Exploring the art of prose


On Ending Polyphonic Novels

On Ending Polyphonic Novels

by Rachel King

I write multivoiced fiction, a technique also known as writing polyphonically, from the musical technique polyphony, where two or more melodies are played at once. However, in writing, unlike in music, different voices (melodies) cannot speak (be played) simultaneously. Sometimes I wonder: even if I’ve given equal weight to multiple voices throughout my novel, by ending on one voice, am I de facto elevating this voice? How can I conclude polyphonically, maintaining that no one character holds more of the truth than the others?

Many polyphonic novelists conclude with an omniscient narrator. Omniscience speaks from outside of everyone, refusing to give one character the final words. For example, although Richard Russo and Virginia Woolf drop into many characters’ minds throughout Empire Falls and The Years, he and she end in omniscience: in the former, a river washes away a dead body and an alive cat; in the latter, a risen sun illuminates sky and houses. These natural images, a part of the world in the novel but outside of the characters, remind the reader that many aspects of a novel exist beyond characterization.

Like omniscience—though more subjectively—dreams move the reader away from a character. Just above My Head by James Baldwin and No Country for Old Men by Cormac McCarthy alternate between a first-person narrator and scenes in third person. The first-person narrators, Hall and Bell, spend entire sections reflecting on justice, race, sex, and many other topics. In Hall and Bell’s final dreams, they are thinking of these same issues, and their loved ones, but in vaguely metaphoric images, not linearly. A dream comes from a character’s thoughts but also, sometimes mystically, moves beyond that character’s thoughts—an apt ending for the kind of novel where one character does not possess the whole truth.

Because polyphony demands the interaction of various voices, it makes sense some polyphonic novels would end in dialogue. When a character speaks while in the same space as one or many others, that character invites a response, and confirms the many voices in the room. “Come in Mrs. Brown,” Clarissa says at the end of Michael Cunningham’s The Hours. “Everything’s ready.” And what will Mrs. Brown say? And what will the party be like? The reader doesn’t know but she can imagine. She knows these voices will dialogue, continuing to confuse and/or challenge each other. At the end of Williams Faulkner’s As I Lay Dying, Pa introduces his new wife to his children: “Meet Mrs. Bundren.” And because the reader has heard the children’s voices throughout, he imagines the children’s various responses.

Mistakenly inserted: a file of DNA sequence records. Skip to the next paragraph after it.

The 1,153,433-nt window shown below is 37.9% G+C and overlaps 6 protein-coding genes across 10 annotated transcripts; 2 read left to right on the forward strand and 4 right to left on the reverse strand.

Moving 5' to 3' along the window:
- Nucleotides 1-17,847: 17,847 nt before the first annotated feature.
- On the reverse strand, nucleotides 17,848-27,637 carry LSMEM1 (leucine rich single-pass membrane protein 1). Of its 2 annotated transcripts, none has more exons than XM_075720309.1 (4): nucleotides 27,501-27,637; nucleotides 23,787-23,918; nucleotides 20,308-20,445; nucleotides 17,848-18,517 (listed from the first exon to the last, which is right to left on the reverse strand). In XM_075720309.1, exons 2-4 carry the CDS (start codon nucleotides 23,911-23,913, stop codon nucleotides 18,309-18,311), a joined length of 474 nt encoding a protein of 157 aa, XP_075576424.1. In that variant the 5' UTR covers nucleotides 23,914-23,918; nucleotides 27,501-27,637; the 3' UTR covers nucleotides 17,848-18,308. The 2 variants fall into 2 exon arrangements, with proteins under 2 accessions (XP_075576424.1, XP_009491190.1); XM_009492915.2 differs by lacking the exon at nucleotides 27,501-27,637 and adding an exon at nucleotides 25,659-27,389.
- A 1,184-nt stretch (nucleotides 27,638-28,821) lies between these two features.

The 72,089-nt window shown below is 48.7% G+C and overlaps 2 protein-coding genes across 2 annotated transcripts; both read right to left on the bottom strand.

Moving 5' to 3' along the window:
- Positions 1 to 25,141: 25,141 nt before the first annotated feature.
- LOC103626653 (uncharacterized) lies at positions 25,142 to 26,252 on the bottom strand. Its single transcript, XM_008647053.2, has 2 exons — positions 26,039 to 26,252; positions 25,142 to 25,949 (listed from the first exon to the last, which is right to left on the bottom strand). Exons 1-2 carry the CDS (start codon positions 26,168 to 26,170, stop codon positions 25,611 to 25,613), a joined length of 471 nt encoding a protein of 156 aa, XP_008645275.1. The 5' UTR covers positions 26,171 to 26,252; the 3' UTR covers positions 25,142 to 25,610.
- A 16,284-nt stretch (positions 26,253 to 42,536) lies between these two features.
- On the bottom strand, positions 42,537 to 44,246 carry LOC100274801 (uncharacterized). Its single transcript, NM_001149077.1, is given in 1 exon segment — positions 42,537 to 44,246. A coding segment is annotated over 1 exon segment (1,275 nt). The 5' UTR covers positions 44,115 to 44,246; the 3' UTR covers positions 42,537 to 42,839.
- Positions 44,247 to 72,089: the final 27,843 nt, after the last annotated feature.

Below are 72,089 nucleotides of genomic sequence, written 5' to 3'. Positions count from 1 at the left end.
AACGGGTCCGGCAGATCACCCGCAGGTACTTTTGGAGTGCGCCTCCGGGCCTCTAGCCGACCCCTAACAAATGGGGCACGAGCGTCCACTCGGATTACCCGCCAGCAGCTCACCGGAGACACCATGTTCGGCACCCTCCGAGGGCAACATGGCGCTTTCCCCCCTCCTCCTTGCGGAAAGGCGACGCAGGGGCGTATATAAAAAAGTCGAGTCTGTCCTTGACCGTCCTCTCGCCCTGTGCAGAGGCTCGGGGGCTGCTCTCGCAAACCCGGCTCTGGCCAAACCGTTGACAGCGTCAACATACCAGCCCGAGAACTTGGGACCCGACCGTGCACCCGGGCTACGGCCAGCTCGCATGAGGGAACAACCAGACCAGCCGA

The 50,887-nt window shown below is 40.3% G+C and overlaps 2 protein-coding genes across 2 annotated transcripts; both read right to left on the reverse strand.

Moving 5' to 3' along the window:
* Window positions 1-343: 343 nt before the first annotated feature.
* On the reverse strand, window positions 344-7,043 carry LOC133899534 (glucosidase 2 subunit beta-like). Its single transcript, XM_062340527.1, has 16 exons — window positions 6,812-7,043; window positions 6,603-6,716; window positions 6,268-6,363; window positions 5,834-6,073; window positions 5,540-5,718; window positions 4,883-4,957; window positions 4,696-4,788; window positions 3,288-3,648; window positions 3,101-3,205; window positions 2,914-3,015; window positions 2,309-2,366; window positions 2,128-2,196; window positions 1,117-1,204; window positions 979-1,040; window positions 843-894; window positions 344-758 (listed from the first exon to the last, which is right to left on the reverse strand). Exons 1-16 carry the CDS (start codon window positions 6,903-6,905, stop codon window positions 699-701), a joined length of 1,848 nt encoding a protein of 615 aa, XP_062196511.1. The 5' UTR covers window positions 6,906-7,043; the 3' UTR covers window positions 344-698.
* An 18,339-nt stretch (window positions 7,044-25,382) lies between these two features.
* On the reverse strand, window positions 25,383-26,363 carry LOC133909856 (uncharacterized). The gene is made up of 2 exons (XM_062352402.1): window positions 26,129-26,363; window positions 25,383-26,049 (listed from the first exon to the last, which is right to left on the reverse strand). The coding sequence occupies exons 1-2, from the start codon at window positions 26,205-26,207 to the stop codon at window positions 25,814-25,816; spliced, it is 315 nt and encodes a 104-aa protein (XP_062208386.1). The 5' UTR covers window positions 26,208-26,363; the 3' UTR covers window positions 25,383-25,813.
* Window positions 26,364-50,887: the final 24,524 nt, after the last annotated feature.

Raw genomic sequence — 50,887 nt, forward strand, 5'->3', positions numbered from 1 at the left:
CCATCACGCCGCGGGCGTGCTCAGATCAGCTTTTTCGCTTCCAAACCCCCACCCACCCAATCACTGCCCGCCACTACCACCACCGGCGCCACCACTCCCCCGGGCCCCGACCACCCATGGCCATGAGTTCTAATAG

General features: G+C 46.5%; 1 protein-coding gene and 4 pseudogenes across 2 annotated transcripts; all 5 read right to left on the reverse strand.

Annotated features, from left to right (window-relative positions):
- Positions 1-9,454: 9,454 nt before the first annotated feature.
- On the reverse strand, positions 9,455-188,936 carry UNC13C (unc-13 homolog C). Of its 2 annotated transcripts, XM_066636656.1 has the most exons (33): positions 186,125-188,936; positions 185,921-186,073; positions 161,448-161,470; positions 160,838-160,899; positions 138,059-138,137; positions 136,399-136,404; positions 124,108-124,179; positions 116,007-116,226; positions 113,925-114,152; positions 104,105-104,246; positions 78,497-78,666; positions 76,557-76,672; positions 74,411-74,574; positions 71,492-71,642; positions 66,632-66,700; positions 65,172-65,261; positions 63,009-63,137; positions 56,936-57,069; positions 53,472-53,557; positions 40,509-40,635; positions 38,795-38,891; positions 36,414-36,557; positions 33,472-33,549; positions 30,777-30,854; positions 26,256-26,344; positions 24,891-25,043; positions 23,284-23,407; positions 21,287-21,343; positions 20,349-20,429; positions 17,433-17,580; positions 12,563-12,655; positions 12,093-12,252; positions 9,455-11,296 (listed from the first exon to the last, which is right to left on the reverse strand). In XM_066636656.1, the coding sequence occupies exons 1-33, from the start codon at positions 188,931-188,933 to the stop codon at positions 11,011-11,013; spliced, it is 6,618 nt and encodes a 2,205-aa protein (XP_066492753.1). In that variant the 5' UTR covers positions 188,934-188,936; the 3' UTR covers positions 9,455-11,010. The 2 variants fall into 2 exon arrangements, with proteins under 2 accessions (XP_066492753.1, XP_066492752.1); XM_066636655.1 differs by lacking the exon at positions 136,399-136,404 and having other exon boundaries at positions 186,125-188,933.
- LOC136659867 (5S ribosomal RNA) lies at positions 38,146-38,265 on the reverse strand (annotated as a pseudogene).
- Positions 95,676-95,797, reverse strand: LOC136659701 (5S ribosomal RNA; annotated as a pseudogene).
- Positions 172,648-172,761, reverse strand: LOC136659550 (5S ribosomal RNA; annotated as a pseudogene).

As I Lay Dying also ends with the spotlight on a minor character, another technique that reminds the reader that multiple perspectives exist. The appearance of Pa’s new wife provides the potential for a new voice/new truth outside of the familiar voices/truths. Ken Kesey’s Sometimes a Great Notion, a feud novel between two brothers, doesn’t end with either brother—or, for that matter, with the wife of one and the lover of the other, who is more or less telling the story. The two brothers are running logs down the river and the wife/lover is leaving town, while Jenny, a local prostitute, tells a client her real name. By ending in this minor character’s voice, Kesey insinuates that her voice is as valid as any other’s.

Some novelists, perhaps to mimic the musical technique of polyphony, unite the main characters at the end. Two Girls Fat and Thin by Mary Gaitskill concludes with the two narrators holding each other. “Her body against me was like a phrase of music,” the narrator says in the final paragraph, where two touching bodies become a visual representation of two simultaneous melodies. In the final lines of Fyodor Dostoevsky’s The Brothers Karamazov, two of the Karamazov brothers and a group of boys are united in both body and voice: they walk hand in hand and shout, “Hurray for Karamazov!” By ending on different voices speaking the same words at once, Dostoevsky formally imitates different melodies being played simultaneously.

Not all polyphonic novels maintain polyphony through the final paragraphs. Leo Tolstoy’s Anna Karenina, a novel that interweaves many different points of view throughout, has a one-voiced ending: Levin, in a space all alone, muses on the meaningfulness of life. Because Tolstoy places Levin’s thoughts in such a prominent place, the reader wonders: Is Levin the most important character? Does Tolstoy want the reader to agree with Levin’s ideas? Carson McCullers, who also ends The Heart Is a Lonely Hunter on one of many voices, defends this choice: her final narrator is, according to her notes, the most “disinterested” of the narrators; and unlike Tolstoy, she doesn’t conclude with this narrator’s life philosophy, but with a less didactic approach that hints toward omniscience: on him awaiting the morning sun. Because McCullers ultimately, though briefly, ends on a natural image, not on any one point of view, a reader’s final thoughts focus beyond character.

I encourage you to examine the polyphonic novels on your own shelf. Do they end with one of the above techniques or with another gesture that confirms that the world has multiple voices? Or, like Anna Karenina, do they end with a pronouncement of moral clarity through one character’s voice? Then examine your own multivoiced novel or narrative. Do you retain the possibility of many voices up until the final words?

RACHEL KING is a writer and editor who lives in her hometown, Portland, Oregon. Most recently her stories and poems have appeared in Flyway, the Concho River Review, Ashland Creek Press’ Among Animals 2anthology, and Offcoursewww.booksrachelking.com